Lately, you’ve been crushing it. You’ve made yourself an indispensable part of the team, taken on greater responsibilities, and accomplished your goals and then some. You feel ready to level-up your career. Now it’s time to write all that down in a memo asking your manager for a well-earned raise or promotion.
Sorry, did that last sentence just make your stomach drop? It’s understandable, but don’t be daunted—we have tips to ensure the case for your stellar contributions reads as confident but not arrogant, convincing but not overly forceful. Here’s what to keep in mind.
Do your research
First, a key part of requesting a raise is knowing the salary range you’re targeting. Similarly, when asking for a promotion, you need to know what kinds of experience and qualifications are typically necessary. Read up on job requirements and pay scales for comparable roles—and if possible, talk to trusted peers or colleagues who have made similar moves.
Those people can also help you know when the timing is right, which may matter in terms of your company’s budget cycle or periodic performance reviews.
State your case in writing
A shiny new job title or raise would be great for you, but what about the people you work for? You want to make them feel smart for keeping you around and advancing your career. So as part of your request, remind them of all the great things you’ve been doing—and know that while you’re addressing your manager, other decision-makers may get looped in.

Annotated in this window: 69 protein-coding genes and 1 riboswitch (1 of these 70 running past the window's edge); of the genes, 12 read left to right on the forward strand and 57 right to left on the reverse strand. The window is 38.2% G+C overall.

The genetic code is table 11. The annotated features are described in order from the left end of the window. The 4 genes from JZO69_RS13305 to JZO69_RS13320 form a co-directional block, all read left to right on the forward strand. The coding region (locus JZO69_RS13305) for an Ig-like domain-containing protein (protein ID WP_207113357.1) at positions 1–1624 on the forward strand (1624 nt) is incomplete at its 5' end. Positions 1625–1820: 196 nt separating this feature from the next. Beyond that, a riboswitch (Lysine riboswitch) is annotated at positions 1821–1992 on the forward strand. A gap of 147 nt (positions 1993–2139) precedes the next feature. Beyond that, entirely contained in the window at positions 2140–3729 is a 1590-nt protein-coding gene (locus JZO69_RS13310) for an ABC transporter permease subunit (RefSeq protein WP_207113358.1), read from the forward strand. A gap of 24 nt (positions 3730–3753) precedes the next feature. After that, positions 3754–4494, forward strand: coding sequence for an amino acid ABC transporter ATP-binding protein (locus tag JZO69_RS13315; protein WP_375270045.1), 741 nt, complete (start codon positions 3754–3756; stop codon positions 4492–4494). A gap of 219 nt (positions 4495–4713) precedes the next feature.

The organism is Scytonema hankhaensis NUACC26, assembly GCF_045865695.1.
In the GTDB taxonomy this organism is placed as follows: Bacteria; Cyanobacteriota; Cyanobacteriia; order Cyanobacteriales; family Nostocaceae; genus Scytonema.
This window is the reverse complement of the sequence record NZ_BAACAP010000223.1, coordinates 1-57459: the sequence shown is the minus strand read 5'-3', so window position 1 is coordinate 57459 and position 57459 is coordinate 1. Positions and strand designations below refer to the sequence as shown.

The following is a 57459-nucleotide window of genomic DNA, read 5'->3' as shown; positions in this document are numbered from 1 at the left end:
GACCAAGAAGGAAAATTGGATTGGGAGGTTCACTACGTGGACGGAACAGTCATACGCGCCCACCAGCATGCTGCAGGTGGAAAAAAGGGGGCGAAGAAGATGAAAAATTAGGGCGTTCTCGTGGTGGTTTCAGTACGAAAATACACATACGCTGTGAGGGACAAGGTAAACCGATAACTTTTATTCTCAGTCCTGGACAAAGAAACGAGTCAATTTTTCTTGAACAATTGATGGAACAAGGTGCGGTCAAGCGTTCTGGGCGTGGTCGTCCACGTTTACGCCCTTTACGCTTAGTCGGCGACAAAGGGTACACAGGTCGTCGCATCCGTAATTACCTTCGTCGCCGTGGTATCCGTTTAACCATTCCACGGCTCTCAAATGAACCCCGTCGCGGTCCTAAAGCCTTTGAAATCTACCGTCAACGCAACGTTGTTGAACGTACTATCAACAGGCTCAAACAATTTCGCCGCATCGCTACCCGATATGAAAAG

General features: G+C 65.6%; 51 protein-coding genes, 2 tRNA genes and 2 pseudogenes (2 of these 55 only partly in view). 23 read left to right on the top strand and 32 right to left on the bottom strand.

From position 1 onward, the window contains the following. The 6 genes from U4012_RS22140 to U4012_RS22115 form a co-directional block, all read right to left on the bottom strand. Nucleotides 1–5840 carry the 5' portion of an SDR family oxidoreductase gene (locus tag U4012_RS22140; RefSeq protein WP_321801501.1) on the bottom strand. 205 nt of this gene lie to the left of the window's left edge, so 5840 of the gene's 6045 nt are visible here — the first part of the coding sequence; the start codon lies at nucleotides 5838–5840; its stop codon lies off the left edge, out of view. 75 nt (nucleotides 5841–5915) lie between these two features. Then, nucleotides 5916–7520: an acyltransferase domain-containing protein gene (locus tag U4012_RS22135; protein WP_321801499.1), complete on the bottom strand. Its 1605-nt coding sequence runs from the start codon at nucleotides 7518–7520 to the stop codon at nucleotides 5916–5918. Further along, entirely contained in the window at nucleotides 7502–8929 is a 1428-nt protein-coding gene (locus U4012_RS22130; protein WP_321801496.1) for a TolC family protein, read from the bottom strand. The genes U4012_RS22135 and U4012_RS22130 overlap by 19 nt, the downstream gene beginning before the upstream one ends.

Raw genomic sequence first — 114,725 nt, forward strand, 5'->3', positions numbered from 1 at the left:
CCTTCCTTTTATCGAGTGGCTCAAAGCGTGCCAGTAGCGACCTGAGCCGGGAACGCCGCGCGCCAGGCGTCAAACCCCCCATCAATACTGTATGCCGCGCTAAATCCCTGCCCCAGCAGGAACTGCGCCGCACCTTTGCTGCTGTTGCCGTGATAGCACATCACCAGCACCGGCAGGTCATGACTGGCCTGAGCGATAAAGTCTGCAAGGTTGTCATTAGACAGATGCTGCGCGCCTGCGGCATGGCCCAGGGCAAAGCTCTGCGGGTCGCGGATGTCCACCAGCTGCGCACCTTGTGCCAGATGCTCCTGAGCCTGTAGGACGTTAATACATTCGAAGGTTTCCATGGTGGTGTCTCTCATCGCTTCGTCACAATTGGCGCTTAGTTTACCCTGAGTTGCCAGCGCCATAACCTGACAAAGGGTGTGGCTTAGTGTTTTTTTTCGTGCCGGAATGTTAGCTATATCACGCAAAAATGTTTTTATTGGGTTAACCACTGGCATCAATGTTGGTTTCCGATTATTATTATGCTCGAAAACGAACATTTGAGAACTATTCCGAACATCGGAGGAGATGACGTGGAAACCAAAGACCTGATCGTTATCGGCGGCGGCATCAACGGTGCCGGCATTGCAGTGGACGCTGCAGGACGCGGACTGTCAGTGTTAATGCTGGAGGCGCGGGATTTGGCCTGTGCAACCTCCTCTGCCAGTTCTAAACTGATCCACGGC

Be concise, but don’t leave out details like how long you’ve been in your current position, what you’ve accomplished, and how your responsibilities have grown. Don’t shy away from specifics; if you pioneered a system that saves the company time and money, say how much. The same goes for new clients you brought in, new employees you trained, or new skills or certifications you acquired.
If clients or others have complimented your great work in recent months, it can be worthwhile to highlight that, too.
Why will you excel in your new role? Compellingly answering this question is key to obtaining a promotion. And it’s worth considering a similar question when asking for a raise: Why can your bosses expect you to grow even more efficient, productive, accomplished, and capable? Again, be specific wherever possible.
As you wrap up, it’s a good idea to thank your boss for their consideration and their help generally, and then to lay out your desired next step. This may be an invitation for feedback or a meeting, and it may take some time, so keep up the top-flight work while you patiently wait to hear back.
There’s a decent chance your boss doesn’t relish salary negotiations or having to reconfigure the company’s org chart. If you’re sending your initial appeal in writing, Grammarly can help make sure your appeal strikes the right tone and is clear and concise. This can help put your boss at ease as the conversation around your raise or promotion moves forward.